8. 8. Non-collagenous Proteins of Bone<br />are a heterogeneous group which vary from entrapped serum protein to glycoproteins<br />play a role in mineralization.<br />The main non-collagenous proteins comprise the:<br />Proteoglycans<br />Glycoproteins<br />Bone Gla-containing proteins<br />Serum proteins<br />9<br />
  9. 9. collagen.<br />Contributes towards the important biomechanical properties of tissue in terms of resisting loads and providing necessary resilience that prevents fractures.<br />The dominant collagen in bone is Type I.<br />Intrinsic collagen<br />collagen as secreted by osteoblasts.<br />Extrinsic collagen<br />Collagen formed by adjacent fibroblasts.<br />10<br />
  10. 10. Sharpey’s fibers<br />Sharpey's fibers are the terminal ends of principal fibers (of the periodontal ligament) that insert into the cementum and into the periosteum of the alveolar bone.<br />A study on rats suggests that the three-dimensional structure of Sharpey's fibers intensifies the continuity between the periodontal ligament fiber and the alveolar bone (tooth socket), and acts as a buffer medium against stress.<br />11<br />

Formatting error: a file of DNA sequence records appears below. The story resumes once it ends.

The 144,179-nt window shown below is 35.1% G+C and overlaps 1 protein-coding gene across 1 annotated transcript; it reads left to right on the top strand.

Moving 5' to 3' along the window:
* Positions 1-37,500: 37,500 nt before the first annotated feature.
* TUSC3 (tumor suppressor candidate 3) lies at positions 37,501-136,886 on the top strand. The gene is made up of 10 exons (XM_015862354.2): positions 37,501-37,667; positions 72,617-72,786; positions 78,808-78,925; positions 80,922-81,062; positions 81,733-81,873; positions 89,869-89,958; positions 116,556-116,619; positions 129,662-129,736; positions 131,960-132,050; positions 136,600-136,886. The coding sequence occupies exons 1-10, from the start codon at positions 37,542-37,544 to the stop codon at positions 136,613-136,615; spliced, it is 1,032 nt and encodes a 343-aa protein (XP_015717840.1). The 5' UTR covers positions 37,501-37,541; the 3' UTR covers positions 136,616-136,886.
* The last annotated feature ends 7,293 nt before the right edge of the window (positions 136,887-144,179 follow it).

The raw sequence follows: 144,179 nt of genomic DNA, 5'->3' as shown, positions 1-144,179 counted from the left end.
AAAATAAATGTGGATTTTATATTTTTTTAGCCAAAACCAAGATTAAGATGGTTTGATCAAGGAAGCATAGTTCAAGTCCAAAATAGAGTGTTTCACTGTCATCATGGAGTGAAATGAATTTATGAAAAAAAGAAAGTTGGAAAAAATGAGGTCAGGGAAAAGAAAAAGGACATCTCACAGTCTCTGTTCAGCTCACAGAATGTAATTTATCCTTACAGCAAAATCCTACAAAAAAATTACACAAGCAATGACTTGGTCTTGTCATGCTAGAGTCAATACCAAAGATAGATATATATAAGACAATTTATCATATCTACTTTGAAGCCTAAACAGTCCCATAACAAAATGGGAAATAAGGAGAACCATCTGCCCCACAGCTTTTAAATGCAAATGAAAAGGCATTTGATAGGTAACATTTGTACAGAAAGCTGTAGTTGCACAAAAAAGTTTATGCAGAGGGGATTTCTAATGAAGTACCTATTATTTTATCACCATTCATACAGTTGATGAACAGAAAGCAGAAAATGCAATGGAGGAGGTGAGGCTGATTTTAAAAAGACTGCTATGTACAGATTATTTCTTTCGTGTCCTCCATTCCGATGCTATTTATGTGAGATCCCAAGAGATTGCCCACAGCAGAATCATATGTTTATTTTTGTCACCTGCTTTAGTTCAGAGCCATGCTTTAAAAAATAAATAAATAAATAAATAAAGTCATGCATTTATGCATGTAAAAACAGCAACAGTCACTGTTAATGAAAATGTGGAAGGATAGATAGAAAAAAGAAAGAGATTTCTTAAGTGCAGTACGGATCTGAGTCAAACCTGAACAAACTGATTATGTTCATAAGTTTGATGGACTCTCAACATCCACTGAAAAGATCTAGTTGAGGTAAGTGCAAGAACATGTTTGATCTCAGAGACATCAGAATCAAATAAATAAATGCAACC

11. 11. Cell types in bone<br />Osteoblasts<br />are mononucleate cells that are responsible for bone formation<br />Osteocytes<br />When osteoblasts become trapped in the matrix they secrete, they become osteocytes.<br />Bone-lining cells<br />Are inactive osteoblasts that cover all of the available bone surface and function as a barrier for certain ions<br />Osteoprogenitor cells<br />relatively undifferentiated cells found on or near all of the free surfaces of bone, which, under certain circumstances, undergo division and transform into osteoblasts or coalesce to give rise to osteoclasts.<br />Osteoclasts<br />is a type of bone cell that removes bone tissue by removing its mineralized matrix and breaking up the organic bone<br />12<br />
  12. 12. RESORPTION AND FORMATION OF BONE DURING REMODELLING<br />Resorption<br />Reversal<br />Formation<br />Resting<br />13<br />